New cases of HIV in the North East went down last year.
90 new diagnoses made in the region compared to 147 in 2012, according to Public Health England.
There was a slight increase in those treatment for HIV in the region to 1,521.
Dr Kirsty Foster, consultant for health protection for Public Health England in the North East, said: "Although we are a relatively low prevalence region compared to the rest of the UK, HIV rates in some parts of the North East are approaching the Department of Health’s threshold where universal testing would be recommended.
"Late diagnosis continues to be a significant challenge for the North East as well as nationally. This is of particular concern as we know that the health outcomes for people who are diagnosed late are significantly worse than if diagnosed early."
Nearly half of all new cases of HIV in the North East were diagnosed late or very late in 2011.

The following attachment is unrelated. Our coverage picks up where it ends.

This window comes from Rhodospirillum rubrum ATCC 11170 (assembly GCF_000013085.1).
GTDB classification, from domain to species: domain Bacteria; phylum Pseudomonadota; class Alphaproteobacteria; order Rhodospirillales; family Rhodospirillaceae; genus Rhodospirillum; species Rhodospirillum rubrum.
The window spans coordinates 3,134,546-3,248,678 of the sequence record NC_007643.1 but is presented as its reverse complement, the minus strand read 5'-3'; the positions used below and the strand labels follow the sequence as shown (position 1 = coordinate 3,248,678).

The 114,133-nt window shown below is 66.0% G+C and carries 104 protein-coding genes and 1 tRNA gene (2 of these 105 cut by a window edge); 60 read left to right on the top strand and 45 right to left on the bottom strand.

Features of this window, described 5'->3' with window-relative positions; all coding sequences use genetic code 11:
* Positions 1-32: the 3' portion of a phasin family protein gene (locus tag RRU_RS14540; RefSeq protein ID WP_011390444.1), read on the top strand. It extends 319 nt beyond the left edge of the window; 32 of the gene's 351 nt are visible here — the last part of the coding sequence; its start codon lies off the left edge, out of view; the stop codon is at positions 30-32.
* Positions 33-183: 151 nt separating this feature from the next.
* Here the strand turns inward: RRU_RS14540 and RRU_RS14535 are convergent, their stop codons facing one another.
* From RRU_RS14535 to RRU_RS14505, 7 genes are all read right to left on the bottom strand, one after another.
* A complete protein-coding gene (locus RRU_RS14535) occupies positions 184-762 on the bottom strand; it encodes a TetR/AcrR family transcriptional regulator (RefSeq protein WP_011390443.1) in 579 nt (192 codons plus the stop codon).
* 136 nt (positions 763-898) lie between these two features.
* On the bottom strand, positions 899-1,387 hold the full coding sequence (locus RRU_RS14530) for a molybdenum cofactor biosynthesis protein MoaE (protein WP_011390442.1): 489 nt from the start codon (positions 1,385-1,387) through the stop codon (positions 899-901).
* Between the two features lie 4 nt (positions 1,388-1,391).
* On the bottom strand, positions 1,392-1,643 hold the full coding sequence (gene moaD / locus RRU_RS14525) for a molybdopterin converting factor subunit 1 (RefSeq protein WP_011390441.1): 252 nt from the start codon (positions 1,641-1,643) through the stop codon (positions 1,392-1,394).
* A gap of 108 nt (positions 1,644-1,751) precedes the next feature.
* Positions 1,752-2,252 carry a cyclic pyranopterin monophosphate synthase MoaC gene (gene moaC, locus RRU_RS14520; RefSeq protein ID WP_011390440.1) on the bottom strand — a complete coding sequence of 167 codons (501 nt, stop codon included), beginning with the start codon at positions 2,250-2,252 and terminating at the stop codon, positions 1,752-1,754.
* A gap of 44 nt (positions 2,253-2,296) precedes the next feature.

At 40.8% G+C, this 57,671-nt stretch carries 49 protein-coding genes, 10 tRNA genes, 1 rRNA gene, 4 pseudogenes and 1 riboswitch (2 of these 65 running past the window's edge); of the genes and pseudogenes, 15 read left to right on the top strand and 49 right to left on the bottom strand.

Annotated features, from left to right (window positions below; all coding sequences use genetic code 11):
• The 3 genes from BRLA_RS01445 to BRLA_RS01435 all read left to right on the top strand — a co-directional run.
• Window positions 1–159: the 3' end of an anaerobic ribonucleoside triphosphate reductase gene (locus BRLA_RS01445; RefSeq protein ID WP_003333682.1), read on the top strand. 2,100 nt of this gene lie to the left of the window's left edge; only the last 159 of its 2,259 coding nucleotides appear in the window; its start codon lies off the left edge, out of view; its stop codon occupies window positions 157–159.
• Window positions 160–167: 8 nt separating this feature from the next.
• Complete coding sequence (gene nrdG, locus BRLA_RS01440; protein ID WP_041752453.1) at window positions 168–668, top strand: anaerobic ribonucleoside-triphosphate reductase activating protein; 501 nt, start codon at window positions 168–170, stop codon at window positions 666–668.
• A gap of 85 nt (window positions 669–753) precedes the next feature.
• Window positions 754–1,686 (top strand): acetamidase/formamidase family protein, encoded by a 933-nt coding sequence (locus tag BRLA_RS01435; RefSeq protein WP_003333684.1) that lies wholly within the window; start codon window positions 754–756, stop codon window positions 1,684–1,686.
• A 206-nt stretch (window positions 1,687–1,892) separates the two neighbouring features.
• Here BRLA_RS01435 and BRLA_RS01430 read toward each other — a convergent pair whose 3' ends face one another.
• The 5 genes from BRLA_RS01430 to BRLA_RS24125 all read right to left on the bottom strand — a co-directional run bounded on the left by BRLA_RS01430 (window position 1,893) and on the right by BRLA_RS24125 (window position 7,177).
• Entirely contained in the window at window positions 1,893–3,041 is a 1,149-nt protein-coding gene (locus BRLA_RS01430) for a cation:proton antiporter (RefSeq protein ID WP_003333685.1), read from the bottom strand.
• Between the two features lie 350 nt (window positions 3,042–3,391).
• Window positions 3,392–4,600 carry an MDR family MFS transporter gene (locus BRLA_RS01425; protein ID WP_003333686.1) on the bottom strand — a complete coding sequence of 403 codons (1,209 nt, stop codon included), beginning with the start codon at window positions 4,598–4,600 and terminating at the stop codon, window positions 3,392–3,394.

Sean Murphy from the charity Body Positive North East said early detection rates are low because people are afraid to go for tests - but if the virus is caught early, they have nothing to fear.
With World Aids day just a couple of days away, figures have been published showing that the number of people diagnosed as HIV positive fell by 14 per cent in the North East last year.
The region has one of the lowest rates of the virus in the country, with 127 new diagnoses of HIV in the past year.
However, almost half of all new cases were diagnosed late or very late - and left untreated, HIV can have serious consequences.
The number of people currently living with the disease in the UK is around 96,000 - with nearly 1400 of those people living in the North East.